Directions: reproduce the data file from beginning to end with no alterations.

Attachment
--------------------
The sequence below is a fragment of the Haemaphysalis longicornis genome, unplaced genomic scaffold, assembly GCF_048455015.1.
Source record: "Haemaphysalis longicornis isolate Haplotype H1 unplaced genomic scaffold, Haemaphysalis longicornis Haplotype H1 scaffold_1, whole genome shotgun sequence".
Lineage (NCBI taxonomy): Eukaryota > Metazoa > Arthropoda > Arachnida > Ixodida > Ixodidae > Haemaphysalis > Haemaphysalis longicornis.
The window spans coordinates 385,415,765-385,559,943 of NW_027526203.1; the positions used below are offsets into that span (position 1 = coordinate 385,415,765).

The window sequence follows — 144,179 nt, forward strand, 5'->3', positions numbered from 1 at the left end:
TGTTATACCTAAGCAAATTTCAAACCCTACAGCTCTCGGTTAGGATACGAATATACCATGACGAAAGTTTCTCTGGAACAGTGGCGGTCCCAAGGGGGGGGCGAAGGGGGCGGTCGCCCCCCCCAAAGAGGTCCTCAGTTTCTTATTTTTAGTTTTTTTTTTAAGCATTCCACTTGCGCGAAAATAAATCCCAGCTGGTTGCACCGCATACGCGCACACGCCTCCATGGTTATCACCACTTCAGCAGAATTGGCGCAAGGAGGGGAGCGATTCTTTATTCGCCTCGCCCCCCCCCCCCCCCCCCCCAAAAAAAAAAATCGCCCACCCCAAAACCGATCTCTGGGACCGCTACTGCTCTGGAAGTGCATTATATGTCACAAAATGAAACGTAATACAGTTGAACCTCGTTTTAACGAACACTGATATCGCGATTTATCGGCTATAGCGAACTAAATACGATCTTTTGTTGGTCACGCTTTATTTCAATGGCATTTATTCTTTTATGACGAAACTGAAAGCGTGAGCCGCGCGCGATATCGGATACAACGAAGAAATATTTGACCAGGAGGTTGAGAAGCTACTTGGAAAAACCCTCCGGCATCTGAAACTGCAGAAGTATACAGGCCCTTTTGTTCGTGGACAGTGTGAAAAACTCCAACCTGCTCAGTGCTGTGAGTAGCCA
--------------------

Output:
The sequence below is a fragment of the Haemaphysalis longicornis genome, unplaced genomic scaffold, assembly GCF_048455015.1.
Source record: "Haemaphysalis longicornis isolate Haplotype H1 unplaced genomic scaffold, Haemaphysalis longicornis Haplotype H1 scaffold_1, whole genome shotgun sequence".
Lineage (NCBI taxonomy): Eukaryota > Metazoa > Arthropoda > Arachnida > Ixodida > Ixodidae > Haemaphysalis > Haemaphysalis longicornis.
The window spans coordinates 385,415,765-385,559,943 of NW_027526203.1; the positions used below are offsets into that span (position 1 = coordinate 385,415,765).

The window sequence follows — 144,179 nt, forward strand, 5'->3', positions numbered from 1 at the left end:
TGTTATACCTAAGCAAATTTCAAACCCTACAGCTCTCGGTTAGGATACGAATATACCATGACGAAAGTTTCTCTGGAACAGTGGCGGTCCCAAGGGGGGGGCGAAGGGGGCGGTCGCCCCCCCCAAAGAGGTCCTCAGTTTCTTATTTTTAGTTTTTTTTTTAAGCATTCCACTTGCGCGAAAATAAATCCCAGCTGGTTGCACCGCATACGCGCACACGCCTCCATGGTTATCACCACTTCAGCAGAATTGGCGCAAGGAGGGGAGCGATTCTTTATTCGCCTCGCCCCCCCCCCCCCCCCCCCCAAAAAAAAAAATCGCCCACCCCAAAACCGATCTCTGGGACCGCTACTGCTCTGGAAGTGCATTATATGTCACAAAATGAAACGTAATACAGTTGAACCTCGTTTTAACGAACACTGATATCGCGATTTATCGGCTATAGCGAACTAAATACGATCTTTTGTTGGTCACGCTTTATTTCAATGGCATTTATTCTTTTATGACGAAACTGAAAGCGTGAGCCGCGCGCGATATCGGATACAACGAAGAAATATTTGACCAGGAGGTTGAGAAGCTACTTGGAAAAACCCTCCGGCATCTGAAACTGCAGAAGTATACAGGCCCTTTTGTTCGTGGACAGTGTGAAAAACTCCAACCTGCTCAGTGCTGTGAGTAGCCA